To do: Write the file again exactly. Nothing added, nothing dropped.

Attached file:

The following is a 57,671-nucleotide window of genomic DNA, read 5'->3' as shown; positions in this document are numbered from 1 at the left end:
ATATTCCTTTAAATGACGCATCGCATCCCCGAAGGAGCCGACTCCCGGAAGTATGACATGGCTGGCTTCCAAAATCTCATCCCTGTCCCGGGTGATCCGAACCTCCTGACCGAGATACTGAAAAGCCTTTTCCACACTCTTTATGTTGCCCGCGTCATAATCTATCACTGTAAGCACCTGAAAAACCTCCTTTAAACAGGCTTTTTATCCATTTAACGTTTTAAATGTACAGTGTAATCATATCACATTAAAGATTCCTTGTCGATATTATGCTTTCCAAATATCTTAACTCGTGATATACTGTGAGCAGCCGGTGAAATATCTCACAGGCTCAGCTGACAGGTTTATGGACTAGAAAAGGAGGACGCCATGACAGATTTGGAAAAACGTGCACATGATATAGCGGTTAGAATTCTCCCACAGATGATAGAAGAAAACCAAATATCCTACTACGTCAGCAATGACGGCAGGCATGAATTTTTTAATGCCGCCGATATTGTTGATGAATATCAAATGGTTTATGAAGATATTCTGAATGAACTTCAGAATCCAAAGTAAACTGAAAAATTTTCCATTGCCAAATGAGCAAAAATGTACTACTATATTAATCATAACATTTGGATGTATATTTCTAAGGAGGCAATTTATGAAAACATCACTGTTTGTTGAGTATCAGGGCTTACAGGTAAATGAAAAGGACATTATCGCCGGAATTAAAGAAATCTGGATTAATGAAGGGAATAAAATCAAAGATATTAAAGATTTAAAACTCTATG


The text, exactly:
The following is a 57,671-nucleotide window of genomic DNA, read 5'->3' as shown; positions in this document are numbered from 1 at the left end:
ATATTCCTTTAAATGACGCATCGCATCCCCGAAGGAGCCGACTCCCGGAAGTATGACATGGCTGGCTTCCAAAATCTCATCCCTGTCCCGGGTGATCCGAACCTCCTGACCGAGATACTGAAAAGCCTTTTCCACACTCTTTATGTTGCCCGCGTCATAATCTATCACTGTAAGCACCTGAAAAACCTCCTTTAAACAGGCTTTTTATCCATTTAACGTTTTAAATGTACAGTGTAATCATATCACATTAAAGATTCCTTGTCGATATTATGCTTTCCAAATATCTTAACTCGTGATATACTGTGAGCAGCCGGTGAAATATCTCACAGGCTCAGCTGACAGGTTTATGGACTAGAAAAGGAGGACGCCATGACAGATTTGGAAAAACGTGCACATGATATAGCGGTTAGAATTCTCCCACAGATGATAGAAGAAAACCAAATATCCTACTACGTCAGCAATGACGGCAGGCATGAATTTTTTAATGCCGCCGATATTGTTGATGAATATCAAATGGTTTATGAAGATATTCTGAATGAACTTCAGAATCCAAAGTAAACTGAAAAATTTTCCATTGCCAAATGAGCAAAAATGTACTACTATATTAATCATAACATTTGGATGTATATTTCTAAGGAGGCAATTTATGAAAACATCACTGTTTGTTGAGTATCAGGGCTTACAGGTAAATGAAAAGGACATTATCGCCGGAATTAAAGAAATCTGGATTAATGAAGGGAATAAAATCAAAGATATTAAAGATTTAAAACTCTATG